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Friday, November 24, 2017
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  • Linden Cheerleaders Part 1
    Monday, July 3, 2017 4:00 AM
    What would high school basketball be without cheerleaders? It would be as boring as the NBA where their cheerleaders are just performers. High school cheerleaders in the early days actually led cheers and raised the spirit of the team and the crowd. They were perfectionists and had a variety of chants and cheers to keep the crowd in the game.
    This series of columns is for any parent who has ever watched sons and / or daughters as cheerleaders for their high school basketball team. We have written about the Denhart family and the six Denhart boys who played basketball for Linden and North Montgomery. You will remember that the Denharts had basketball goals all over the farm; there were goals in the barn, outside in the barnlot and in the basement of the house. You can only imagine the noise and the shaking of the house when the boys started going one-on-one. The same thing can be said of households where there were cheerleaders. When cheerleader tryouts came about every year in the basketball-crazy Hoosier state, cheerleaders everywhere rolled up rugs, pushed all the furniture to the sides and the rooms and practiced their routines—routines that had to be perfectly synchronized. Basketball players could always free-lance a little, but the cheerleaders had to always be together.
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  • Larry Rice: 500 Miles from Linden-Part 2
    Monday, June 26, 2017 4:00 AM
    Written by Keith Airey
    The break Larry needed materialized in 1978 when he met a race fan from Lima, Ohio. The fan knew an owner who was building a car and, being an admirer of Larry’s driving skills, repeatedly told this owner of Larry Rice. When the car owner had completed the car, he called Larry to offer him a ride in the Indianapolis 500. Larry’s luck had taken a big upswing!!
    Driving the car entered by Robert LaWarre, Sr. of Lima, Ohio, Larry survived Bump day and qualified 30th of 33 drivers. On May 28, 1978, Larry had reached a race driver’s pinnacle and was in the starting field of the Indy 500, “The Greatest Spectacle in Racing.” Larry drove a steady race before the engine of his #35 Lightening-Offenhauser blew on lap 186 of the 200 lap race. Larry was in 11th place when the winning car crossed the finish line. Larry was awarded Co-Rookie of the year with a driver named Rick Mears. (If you are Indy 500 race fan, you may have heard of him. Mears only went on to win FOUR Indianapolis 500 races.) The team earned $22,750 and Larry used his driver’s share winnings to build a new house in Brownsburg. Things were certainly looking up for Larry Rice’s racing career!
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  • Larry Rice: 500 Miles from Linden Part 1 of Larry Rice
    Monday, June 19, 2017 4:00 AM
    Written By Keith Airey
    Montgomery County has produced many fine basketball players throughout its rich basketball history. Many credit the disciplines learned while competing in basketball with assisting them in their professional endeavors. Individuals develop passions to become doctors, engineers, dentists, teachers, businessmen, farmers, police officers, etc; A Linden Bulldog had two major passions as he progressed through high school. Larry Rice pursued becoming a good basketball player and race car driver. Not too many Montgomery County players grew up to race in two Indianapolis 500s. While growing up, Larry Rice had the determination to be successful in his two passions.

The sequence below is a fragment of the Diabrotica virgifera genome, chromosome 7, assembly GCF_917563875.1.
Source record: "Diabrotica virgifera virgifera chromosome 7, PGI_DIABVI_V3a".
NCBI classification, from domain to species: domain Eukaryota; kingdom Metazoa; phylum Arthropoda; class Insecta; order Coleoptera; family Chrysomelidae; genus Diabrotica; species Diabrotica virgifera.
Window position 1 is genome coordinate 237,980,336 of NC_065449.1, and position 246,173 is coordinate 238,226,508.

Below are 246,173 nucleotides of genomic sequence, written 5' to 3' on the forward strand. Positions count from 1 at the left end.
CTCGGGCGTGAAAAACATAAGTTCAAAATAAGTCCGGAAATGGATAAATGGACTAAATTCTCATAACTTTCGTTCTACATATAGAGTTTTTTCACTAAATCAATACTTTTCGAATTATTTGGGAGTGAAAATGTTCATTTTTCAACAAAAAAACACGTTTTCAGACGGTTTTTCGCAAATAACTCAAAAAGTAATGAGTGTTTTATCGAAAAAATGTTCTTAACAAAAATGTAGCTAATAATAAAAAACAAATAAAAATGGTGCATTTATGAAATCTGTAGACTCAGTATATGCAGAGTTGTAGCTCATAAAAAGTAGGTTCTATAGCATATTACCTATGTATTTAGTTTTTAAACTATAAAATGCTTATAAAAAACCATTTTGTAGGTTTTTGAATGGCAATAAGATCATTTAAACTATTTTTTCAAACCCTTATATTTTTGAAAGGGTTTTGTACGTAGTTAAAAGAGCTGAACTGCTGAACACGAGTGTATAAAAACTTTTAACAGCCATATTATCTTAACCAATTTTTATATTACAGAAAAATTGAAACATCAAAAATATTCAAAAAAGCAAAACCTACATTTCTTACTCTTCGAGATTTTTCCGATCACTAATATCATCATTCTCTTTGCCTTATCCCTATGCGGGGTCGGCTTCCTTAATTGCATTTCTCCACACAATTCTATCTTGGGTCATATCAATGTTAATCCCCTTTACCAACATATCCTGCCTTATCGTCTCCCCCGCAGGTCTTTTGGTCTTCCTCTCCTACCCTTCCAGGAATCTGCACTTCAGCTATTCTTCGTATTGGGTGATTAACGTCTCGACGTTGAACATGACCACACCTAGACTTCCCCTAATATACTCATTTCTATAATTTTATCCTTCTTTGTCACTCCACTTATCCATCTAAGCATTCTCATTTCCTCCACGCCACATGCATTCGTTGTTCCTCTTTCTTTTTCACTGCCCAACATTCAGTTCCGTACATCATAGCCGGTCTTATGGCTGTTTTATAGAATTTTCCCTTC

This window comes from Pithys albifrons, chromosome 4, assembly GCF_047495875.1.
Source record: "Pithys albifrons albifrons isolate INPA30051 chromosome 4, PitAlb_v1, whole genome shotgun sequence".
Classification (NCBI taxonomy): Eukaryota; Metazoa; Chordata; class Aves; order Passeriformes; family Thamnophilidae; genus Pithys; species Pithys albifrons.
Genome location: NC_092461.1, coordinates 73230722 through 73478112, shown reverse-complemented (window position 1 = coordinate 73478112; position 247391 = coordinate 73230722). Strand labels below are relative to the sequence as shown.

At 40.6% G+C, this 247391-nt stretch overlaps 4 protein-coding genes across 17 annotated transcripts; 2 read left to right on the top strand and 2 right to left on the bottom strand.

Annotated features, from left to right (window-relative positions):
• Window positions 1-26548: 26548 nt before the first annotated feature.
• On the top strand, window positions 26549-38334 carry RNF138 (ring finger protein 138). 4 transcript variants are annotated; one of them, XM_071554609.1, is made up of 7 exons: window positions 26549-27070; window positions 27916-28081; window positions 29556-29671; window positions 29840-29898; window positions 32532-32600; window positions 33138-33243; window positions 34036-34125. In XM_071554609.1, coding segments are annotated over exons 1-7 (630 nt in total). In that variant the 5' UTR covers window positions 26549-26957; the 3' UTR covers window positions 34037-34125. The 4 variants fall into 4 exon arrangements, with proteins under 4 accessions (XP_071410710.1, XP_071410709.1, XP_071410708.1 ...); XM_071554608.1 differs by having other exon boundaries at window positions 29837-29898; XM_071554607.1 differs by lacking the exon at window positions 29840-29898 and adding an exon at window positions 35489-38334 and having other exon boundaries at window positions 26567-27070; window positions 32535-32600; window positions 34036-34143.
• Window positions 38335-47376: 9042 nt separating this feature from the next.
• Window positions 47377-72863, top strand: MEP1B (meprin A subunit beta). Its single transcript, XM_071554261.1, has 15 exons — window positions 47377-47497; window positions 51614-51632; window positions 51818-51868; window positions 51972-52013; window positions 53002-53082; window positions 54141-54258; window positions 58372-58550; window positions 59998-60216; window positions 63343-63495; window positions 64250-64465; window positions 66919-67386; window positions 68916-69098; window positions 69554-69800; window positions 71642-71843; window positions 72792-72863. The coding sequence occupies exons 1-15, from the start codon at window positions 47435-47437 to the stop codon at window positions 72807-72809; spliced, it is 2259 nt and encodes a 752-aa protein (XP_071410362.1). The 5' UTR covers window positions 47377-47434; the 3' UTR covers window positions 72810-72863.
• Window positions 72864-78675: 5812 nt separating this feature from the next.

Larry Wayne Rice was born on March 24, 1946 to Bob and Thelma Rice. The Rice family resided a quarter mile north of Linden on the west side of 231 North. They also had a daughter, Beth, who was one year younger than Larry. At Linden, it was customary for boys to begin playing basketball at 10 years of age in the fifth grade. Also, around age 10, unbeknownst to most members of the community, Larry began racing quarter midgets on weekends.
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  • Bill Raynes makes ultimate WWII sacrifice – Final Part
    Monday, June 12, 2017 4:00 AM
    The Allied charge to take Okinawa began April 1, 1945 as Bill’s Sixth Division attacked along with the 1st and 2nd Division. The last great battle of WWII had begun. The battle of Okinawa would not only be the last battle of WWII, but the longest and bloodiest. It would take 82 days, from April 1 until June 22 for hostilities to end. The eventual victory at Okinawa would come at the cost of 12,520 American soldiers killed or missing and 63,000 wounded. 90% of the buildings on Okinawa were destroyed.
    Gunnery Sergeant Bill Raynes did not survive the Battle of Okinawa, 55 days into the terrible fighting, on May 25, Bill was killed in action. Bill had been in the Marines for almost 4 years before being killed instantly by mortar fragmentation that struck him in the head. Bill received from the Marines posthumously the Asiatic-Pacific Medal on June 1, 1945 and the Purple Heart on August 13, 1948. 
    Following the devastating Okinawa fighting, the Allies planned to make the final invasion of the Japanese homeland in November, 1945. American military planners feared that the invasion loss would be another half million lives. The atomic bombs were dropped in early August 1945 and the Japanese surrendered. 
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  • Bill Raynes makes ultimate WWII sacrifice Part 2
    Monday, June 5, 2017 4:00 AM